Blog | 12.02.2014

Outsourcing Governance & Outsourcing Management

Outsourcing began to achieve large-scale notice in the early 1990s, largely as a cost reduction measure for troubled firms or as a bottom line fattening practice of so-called corporate raiders. In the 2000s the practice has evolved into a worldwide labor market for everything from support functions to manufacturing. However, outsourcing is not a cure-all or a quick fix for entrenched organizational problems – a mindset that leads to customer dissatisfaction and a degradation of the relationship between outsourcing suppliers and customers. Computer Weekly notes that this is a problem for clients who are not actively practicing outsourcing governance, but are rather going through the motions without really understanding the basics of governance. Outsourcing management has evolved into a set of standards and a three-level governance structure, however, this does not address anything more than surface problems. The answer to organizational problems within outsource management is not holding meetings and generating reams of data, but a vigorous reality check.

Principles of governance should include attention to five key points.

  • Organizational relationships within the management structure need to be firmly delineated
  • Defined authorization levels that specifically set financial limits, authorization limits, and to whom these limits are given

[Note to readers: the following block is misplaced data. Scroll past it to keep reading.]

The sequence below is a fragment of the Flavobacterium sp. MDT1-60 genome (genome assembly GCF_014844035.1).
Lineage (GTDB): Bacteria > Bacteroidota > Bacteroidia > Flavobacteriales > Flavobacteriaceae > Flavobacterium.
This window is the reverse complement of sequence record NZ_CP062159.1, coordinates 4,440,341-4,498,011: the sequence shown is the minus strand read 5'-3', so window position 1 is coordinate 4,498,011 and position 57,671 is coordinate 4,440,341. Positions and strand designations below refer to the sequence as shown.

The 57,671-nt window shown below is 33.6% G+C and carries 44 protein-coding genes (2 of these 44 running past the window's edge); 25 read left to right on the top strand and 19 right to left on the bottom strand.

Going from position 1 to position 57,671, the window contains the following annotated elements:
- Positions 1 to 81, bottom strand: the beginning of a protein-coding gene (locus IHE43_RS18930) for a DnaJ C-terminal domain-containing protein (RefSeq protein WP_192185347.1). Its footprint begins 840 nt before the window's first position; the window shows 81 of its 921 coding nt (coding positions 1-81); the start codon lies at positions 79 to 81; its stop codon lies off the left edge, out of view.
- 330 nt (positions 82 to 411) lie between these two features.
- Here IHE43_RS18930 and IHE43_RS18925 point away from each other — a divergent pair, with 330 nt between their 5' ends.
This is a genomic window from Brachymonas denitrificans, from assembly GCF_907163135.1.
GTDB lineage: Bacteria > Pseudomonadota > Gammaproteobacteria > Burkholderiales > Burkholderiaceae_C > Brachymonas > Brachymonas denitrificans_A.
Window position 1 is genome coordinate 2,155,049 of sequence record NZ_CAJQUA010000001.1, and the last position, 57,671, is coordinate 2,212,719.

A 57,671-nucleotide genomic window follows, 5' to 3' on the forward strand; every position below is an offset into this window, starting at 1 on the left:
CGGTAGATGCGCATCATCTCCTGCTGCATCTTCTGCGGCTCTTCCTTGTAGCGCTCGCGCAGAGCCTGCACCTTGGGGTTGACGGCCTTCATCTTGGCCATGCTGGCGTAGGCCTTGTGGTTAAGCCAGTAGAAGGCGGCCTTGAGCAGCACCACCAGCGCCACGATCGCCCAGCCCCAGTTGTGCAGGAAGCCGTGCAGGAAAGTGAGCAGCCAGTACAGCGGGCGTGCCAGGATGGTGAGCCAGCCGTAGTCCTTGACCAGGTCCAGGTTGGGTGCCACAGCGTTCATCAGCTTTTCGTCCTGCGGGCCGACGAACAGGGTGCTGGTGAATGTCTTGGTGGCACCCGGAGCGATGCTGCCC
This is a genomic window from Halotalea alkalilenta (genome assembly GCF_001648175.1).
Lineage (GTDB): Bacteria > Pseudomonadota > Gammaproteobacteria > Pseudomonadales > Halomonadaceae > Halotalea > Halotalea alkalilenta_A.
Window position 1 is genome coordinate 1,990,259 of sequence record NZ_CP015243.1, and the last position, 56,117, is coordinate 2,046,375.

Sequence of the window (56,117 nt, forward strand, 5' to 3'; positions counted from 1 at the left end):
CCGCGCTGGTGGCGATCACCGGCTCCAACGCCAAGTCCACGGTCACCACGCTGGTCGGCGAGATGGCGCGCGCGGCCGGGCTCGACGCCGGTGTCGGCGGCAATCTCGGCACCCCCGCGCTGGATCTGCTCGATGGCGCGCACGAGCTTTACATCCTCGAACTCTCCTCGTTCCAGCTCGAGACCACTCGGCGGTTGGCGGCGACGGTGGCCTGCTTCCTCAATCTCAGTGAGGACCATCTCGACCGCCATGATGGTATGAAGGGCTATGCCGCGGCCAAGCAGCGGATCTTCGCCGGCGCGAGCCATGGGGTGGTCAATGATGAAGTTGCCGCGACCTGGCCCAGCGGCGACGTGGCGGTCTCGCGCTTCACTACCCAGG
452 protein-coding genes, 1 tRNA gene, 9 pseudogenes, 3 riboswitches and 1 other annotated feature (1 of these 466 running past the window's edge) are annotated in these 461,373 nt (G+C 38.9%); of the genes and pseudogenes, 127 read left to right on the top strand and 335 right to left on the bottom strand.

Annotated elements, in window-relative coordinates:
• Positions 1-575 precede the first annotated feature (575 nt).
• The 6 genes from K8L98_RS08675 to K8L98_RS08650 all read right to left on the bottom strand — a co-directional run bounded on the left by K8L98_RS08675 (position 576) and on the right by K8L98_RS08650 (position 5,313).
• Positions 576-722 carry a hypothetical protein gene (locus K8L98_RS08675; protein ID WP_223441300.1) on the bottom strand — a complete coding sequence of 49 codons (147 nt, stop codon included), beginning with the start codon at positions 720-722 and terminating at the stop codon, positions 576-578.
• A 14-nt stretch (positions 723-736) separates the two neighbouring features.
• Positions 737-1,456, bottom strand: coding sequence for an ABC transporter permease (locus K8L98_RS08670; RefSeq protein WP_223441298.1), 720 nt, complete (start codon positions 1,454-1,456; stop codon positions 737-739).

• Project planning should include governance tasks such as meetings covering project delivery, invoice review, and other functions
  • A communication framework should be set firmly in place detailing what information is needed when, by whom, and how this information should be delivered
  • Escalation processes are needed to give warnings about delivery problems, whether it is on a project or for physical supplies. No one likes to be taken by surprise, and with proper governance procedures in place, no one should be

Perhaps most importantly, these functions cannot be undertaken by someone who is not experienced in outsourcing governance management. This type of corporate governance takes an experienced senior-level executive who can be trusted to develop relationships with all stakeholders, and maintain them accordingly. This is in no way a project to hand to anyone without the education and experience it takes to reach not only across geographical distances but cultural differences. Communication and organizational skills are vital not only to mediate disputes, but also to ensure that they do not arise in the first place. Choosing an appropriate outsourcing consultant with the experience and individual team members capable of facilitating, analyzing, and negotiating the concepts and complex relationships within a governance structure should be a priority.